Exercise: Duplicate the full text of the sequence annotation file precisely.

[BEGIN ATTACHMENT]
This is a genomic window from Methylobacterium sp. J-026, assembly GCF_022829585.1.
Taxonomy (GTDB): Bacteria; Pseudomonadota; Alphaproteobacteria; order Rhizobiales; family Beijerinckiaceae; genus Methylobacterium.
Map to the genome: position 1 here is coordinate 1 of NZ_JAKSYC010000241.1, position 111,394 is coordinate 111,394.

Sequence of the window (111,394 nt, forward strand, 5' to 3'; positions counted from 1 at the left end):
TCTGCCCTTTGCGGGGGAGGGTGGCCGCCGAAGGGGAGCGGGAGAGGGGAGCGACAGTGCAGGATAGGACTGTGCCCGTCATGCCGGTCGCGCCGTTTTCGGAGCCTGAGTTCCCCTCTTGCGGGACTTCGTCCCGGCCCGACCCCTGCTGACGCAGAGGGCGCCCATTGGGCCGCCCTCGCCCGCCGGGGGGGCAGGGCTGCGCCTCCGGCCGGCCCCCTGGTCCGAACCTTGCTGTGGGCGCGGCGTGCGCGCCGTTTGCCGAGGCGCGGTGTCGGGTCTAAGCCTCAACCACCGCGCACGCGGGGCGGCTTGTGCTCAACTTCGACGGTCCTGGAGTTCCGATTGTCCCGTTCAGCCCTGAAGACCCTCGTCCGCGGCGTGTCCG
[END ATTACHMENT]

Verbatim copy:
This is a genomic window from Methylobacterium sp. J-026, assembly GCF_022829585.1.
Taxonomy (GTDB): Bacteria; Pseudomonadota; Alphaproteobacteria; order Rhizobiales; family Beijerinckiaceae; genus Methylobacterium.
Map to the genome: position 1 here is coordinate 1 of NZ_JAKSYC010000241.1, position 111,394 is coordinate 111,394.

Sequence of the window (111,394 nt, forward strand, 5' to 3'; positions counted from 1 at the left end):
TCTGCCCTTTGCGGGGGAGGGTGGCCGCCGAAGGGGAGCGGGAGAGGGGAGCGACAGTGCAGGATAGGACTGTGCCCGTCATGCCGGTCGCGCCGTTTTCGGAGCCTGAGTTCCCCTCTTGCGGGACTTCGTCCCGGCCCGACCCCTGCTGACGCAGAGGGCGCCCATTGGGCCGCCCTCGCCCGCCGGGGGGGCAGGGCTGCGCCTCCGGCCGGCCCCCTGGTCCGAACCTTGCTGTGGGCGCGGCGTGCGCGCCGTTTGCCGAGGCGCGGTGTCGGGTCTAAGCCTCAACCACCGCGCACGCGGGGCGGCTTGTGCTCAACTTCGACGGTCCTGGAGTTCCGATTGTCCCGTTCAGCCCTGAAGACCCTCGTCCGCGGCGTGTCCG